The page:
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August 31, 1994


The opinion of the court was delivered by: J. CURTIS JOYNER



 August 31, 1994

 This is an action filed by Plaintiff, Joseph G. Mraz, for alleged violations by his former employer, Lehigh County, and David K. Bausch and John J. Kachmar, Jr., employees of Lehigh County. Plaintiff alleges violations of the United States and Pennsylvania Constitutions, the Federal Civil Rights Act, the Pennsylvania Whistleblower Act, and the federal Age Discrimination in Employment Act. Presently before this Court is Defendants' Motion for Summary Judgment filed pursuant to Rule 56 of the Federal Rules of Civil Procedure.


 In considering a motion for summary judgment, the court must consider whether the pleadings, depositions, answers to interrogatories, and admissions on file, together with the affidavits, show there is no genuine issue of material fact, and whether the moving party is entitled to judgment as a matter of law. Fed.R.Civ.P. 56(c). The court must determine whether the evidence is such that a reasonable jury could return a verdict for the non-moving party. Anderson v. Liberty Lobby, Inc., 477 U.S. 242, 248, 91 L. Ed. 2d 202, 106 S. Ct. 2505 (1986).

 In making this determination, all of the facts must be viewed in the light most favorable to the non-moving party and all reasonable inferences must be drawn in favor of the non-moving party. Anderson, 477 U.S. at 256. Once the moving party has met the initial burden of demonstrating the absence of a genuine issue of material fact, the non-moving party must establish the existence of each element of its case. J.F. Feeser, Inc. v. Serv-A-Portion, Inc., 909 F.2d 1524, 1531 (3d Cir. 1990), cert. denied, 499 U.S. 921, 113 L. Ed. 2d 246, 111 S. Ct. 1313 (1991) (citing Celotex Corp. v. Catrett, 477 U.S. 317, 323, 91 L. Ed. 2d 265, 106 S. Ct. 2548 (1986)).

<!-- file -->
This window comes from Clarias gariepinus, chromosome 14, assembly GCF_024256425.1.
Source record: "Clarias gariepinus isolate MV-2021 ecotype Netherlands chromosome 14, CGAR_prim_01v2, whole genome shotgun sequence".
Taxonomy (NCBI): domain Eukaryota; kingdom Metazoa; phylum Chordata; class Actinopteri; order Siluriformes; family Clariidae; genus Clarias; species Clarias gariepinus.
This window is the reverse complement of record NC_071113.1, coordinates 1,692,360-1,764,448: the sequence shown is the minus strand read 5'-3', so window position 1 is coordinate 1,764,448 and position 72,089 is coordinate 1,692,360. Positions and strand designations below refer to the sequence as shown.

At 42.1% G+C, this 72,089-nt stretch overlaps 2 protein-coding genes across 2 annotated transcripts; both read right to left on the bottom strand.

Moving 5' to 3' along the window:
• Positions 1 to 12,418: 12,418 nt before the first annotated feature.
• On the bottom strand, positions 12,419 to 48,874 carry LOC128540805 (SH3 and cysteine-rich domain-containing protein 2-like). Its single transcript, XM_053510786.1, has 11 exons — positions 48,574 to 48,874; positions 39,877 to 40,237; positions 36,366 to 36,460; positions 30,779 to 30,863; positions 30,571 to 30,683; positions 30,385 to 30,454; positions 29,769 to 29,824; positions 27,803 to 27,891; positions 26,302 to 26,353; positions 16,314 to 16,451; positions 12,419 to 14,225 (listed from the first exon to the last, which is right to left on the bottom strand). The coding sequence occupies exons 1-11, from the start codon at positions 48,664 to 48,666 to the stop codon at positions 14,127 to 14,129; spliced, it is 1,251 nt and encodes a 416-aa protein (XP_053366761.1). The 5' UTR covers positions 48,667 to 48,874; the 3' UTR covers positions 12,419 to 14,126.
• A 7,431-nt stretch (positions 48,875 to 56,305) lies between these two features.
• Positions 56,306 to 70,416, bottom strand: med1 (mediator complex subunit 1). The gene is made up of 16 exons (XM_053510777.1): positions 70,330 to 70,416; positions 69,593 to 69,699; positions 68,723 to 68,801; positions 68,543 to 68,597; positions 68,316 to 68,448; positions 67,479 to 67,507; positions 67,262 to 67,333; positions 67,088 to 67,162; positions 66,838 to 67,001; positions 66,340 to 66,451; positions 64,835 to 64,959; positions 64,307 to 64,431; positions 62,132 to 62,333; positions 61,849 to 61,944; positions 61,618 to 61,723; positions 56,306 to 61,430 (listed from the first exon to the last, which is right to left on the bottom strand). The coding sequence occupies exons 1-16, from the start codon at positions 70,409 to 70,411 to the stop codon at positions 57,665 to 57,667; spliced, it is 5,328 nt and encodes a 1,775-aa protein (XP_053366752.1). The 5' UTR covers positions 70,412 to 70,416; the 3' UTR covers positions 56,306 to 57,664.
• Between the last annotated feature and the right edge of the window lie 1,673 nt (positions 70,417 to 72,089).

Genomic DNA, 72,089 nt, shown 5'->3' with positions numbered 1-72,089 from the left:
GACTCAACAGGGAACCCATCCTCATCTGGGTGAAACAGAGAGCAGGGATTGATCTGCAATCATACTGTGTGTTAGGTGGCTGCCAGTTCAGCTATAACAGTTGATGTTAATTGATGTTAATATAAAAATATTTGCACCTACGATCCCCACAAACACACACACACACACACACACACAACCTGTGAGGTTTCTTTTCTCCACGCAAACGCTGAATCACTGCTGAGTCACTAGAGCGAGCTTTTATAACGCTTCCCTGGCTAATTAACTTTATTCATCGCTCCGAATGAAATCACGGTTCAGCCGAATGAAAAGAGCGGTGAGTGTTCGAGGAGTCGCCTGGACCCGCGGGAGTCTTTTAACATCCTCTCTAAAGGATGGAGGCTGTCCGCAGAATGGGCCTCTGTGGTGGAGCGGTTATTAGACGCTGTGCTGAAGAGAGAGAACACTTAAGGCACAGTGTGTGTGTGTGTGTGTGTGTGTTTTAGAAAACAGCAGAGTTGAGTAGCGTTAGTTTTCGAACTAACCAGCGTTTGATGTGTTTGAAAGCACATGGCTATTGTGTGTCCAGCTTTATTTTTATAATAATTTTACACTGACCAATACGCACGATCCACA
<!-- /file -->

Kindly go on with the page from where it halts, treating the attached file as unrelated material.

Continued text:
Pleadings have closed in this action. Defendants now move for summary judgment alleging that there exist no genuine issues of material fact regarding Plaintiff's claims.


 Taking the facts alleged by Plaintiff as true, Plaintiff was hired in January of 1990 by Lehigh County to work as a Director/Administrator of Cedarbrook Nursing Home, a county home. Plaintiff was appointed by defendant David K. Bausch, who at that time was Lehigh County Executive.

 During the course of his employment, Plaintiff became aware of a mechanism used at the Gracedale Nursing Home in Northampton County that he believed would save Lehigh County a half-million dollars per year. The measure involved taking away the free meals provided to the nursing home employees in exchange for increased salaries. Plaintiff wanted to implement this cost-savings measure at Cedarbrook.